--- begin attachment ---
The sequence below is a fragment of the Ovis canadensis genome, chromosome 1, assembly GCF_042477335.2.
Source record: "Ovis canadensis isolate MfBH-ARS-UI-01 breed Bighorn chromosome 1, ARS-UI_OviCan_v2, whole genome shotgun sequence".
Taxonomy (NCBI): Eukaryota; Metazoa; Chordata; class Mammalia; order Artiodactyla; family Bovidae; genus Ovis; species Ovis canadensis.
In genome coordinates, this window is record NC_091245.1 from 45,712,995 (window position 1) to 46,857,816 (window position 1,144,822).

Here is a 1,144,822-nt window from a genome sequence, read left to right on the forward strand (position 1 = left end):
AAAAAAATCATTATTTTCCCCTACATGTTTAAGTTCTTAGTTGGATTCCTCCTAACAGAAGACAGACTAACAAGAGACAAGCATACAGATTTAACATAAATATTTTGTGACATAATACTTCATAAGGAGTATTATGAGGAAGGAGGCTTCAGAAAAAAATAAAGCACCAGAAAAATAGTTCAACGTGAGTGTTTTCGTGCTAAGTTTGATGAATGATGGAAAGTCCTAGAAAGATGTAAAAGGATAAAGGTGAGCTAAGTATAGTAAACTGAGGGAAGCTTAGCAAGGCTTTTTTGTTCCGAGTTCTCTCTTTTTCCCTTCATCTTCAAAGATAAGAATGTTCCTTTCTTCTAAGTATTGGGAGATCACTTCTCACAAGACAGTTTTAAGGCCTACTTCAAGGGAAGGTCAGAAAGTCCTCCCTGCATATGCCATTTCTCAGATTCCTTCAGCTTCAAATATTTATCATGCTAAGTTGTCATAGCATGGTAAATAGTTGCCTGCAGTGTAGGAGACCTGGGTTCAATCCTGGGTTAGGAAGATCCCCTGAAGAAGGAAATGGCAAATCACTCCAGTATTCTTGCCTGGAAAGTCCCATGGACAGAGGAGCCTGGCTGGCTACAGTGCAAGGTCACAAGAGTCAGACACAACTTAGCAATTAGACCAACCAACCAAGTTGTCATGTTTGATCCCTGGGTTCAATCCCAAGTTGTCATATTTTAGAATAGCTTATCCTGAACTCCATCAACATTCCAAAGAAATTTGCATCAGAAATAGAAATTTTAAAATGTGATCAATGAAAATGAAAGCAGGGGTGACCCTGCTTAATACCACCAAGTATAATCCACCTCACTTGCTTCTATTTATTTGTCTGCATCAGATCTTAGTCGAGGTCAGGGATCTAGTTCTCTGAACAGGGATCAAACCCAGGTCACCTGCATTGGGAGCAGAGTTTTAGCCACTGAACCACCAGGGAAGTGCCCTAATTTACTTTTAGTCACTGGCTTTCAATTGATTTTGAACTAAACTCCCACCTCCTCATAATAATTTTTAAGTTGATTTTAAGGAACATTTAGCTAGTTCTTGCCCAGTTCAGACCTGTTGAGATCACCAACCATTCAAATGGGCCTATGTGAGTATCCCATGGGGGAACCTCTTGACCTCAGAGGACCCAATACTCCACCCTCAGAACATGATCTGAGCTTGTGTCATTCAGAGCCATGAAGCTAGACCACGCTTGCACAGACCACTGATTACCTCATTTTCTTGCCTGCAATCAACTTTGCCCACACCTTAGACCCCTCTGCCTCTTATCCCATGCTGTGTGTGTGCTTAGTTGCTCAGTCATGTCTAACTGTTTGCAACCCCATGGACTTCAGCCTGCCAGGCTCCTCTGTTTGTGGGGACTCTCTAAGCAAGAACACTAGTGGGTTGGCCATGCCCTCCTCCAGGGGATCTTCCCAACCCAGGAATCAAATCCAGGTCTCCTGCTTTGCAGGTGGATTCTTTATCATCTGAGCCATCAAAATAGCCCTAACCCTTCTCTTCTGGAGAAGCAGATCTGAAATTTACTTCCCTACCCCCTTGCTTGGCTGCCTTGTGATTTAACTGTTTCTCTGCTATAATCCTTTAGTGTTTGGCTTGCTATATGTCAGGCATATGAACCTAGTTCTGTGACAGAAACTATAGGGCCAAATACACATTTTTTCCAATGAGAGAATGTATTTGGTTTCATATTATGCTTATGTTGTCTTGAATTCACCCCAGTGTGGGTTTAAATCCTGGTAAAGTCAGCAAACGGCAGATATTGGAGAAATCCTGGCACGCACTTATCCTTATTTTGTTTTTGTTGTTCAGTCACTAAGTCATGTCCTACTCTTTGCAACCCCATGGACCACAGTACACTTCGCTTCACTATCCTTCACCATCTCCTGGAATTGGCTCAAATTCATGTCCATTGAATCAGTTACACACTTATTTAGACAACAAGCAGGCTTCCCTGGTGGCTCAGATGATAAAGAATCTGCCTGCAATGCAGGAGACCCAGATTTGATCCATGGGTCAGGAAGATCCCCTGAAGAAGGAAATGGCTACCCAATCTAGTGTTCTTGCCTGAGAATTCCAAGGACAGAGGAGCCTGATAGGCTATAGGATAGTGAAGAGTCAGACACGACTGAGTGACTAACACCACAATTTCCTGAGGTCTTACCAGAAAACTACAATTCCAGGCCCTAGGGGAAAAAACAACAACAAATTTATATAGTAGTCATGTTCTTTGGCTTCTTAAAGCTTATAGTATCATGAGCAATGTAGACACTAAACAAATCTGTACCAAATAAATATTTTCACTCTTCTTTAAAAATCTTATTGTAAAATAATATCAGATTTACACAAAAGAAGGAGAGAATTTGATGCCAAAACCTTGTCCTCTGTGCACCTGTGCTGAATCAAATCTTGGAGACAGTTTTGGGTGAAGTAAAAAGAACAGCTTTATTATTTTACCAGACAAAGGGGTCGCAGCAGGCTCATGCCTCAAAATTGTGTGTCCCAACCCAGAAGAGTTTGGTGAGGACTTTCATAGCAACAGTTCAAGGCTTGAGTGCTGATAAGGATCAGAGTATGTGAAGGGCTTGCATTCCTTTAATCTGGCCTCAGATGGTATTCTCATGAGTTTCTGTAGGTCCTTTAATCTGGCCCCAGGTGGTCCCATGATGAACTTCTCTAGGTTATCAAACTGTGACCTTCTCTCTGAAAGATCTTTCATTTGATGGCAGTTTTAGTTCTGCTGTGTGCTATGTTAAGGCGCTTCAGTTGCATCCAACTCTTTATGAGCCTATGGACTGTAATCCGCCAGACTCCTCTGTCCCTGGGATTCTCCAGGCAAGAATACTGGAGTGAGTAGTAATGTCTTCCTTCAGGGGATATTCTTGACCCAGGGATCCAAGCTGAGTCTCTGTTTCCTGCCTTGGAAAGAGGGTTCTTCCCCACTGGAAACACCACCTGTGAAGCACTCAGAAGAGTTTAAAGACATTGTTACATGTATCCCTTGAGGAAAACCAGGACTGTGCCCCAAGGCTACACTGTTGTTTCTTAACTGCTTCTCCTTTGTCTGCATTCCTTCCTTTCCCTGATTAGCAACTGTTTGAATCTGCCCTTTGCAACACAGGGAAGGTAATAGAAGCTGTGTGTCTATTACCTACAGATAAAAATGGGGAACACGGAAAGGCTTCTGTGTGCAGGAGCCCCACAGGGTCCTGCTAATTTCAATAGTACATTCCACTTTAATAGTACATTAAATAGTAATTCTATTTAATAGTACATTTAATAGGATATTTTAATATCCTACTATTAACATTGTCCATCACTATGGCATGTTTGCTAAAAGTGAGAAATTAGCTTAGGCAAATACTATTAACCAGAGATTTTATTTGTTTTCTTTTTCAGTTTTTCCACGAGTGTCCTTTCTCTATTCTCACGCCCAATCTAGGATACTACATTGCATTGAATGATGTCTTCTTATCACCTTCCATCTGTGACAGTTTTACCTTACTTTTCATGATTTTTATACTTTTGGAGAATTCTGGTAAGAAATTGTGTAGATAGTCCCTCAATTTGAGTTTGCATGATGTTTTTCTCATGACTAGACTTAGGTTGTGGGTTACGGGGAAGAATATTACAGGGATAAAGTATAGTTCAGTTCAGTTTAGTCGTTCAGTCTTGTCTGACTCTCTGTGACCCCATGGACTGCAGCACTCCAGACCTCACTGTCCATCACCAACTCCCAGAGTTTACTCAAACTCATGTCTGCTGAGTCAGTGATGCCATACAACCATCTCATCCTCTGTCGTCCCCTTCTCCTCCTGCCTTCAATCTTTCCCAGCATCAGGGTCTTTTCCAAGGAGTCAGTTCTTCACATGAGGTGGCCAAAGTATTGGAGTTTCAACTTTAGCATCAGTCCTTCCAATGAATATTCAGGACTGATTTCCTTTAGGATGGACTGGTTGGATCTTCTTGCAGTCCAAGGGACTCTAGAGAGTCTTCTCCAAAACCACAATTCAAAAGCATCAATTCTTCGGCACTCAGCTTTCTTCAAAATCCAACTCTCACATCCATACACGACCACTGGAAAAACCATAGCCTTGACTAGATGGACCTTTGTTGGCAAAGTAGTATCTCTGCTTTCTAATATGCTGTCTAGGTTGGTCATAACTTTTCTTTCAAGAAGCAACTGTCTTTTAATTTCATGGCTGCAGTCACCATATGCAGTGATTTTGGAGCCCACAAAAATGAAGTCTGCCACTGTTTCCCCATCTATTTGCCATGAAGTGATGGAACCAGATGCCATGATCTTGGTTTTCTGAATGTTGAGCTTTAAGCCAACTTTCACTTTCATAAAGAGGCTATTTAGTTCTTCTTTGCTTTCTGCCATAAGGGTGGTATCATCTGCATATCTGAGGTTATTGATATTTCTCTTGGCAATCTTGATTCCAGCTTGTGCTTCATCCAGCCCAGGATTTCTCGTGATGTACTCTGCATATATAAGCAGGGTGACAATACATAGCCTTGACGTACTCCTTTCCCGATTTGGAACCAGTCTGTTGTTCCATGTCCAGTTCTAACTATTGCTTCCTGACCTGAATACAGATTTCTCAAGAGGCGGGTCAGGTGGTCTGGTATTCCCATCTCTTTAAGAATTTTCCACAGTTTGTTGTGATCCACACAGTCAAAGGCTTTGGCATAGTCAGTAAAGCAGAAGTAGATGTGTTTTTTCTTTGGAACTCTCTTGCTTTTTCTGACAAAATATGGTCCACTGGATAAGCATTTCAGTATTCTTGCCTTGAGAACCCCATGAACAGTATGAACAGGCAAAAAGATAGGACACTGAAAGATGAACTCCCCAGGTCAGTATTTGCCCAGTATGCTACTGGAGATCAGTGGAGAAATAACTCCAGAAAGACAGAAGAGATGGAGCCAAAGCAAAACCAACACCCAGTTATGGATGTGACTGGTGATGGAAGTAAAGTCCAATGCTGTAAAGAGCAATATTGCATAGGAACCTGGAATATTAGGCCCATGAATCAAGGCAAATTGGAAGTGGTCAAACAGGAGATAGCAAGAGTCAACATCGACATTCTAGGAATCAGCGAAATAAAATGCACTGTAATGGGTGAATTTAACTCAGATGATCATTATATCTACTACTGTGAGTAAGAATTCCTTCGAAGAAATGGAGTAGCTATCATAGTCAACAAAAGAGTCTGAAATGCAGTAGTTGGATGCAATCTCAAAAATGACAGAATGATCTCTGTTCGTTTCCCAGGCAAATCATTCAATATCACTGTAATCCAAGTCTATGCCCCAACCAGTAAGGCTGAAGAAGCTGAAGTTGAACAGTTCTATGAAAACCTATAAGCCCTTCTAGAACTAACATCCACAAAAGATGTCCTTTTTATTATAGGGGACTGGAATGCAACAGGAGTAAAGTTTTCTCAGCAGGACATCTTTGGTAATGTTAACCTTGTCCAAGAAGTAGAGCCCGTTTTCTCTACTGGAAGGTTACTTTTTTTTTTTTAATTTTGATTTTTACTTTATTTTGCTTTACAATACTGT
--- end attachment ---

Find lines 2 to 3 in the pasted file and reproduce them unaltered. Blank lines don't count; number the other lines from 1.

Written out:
Source record: "Ovis canadensis isolate MfBH-ARS-UI-01 breed Bighorn chromosome 1, ARS-UI_OviCan_v2, whole genome shotgun sequence".
Taxonomy (NCBI): Eukaryota; Metazoa; Chordata; class Mammalia; order Artiodactyla; family Bovidae; genus Ovis; species Ovis canadensis.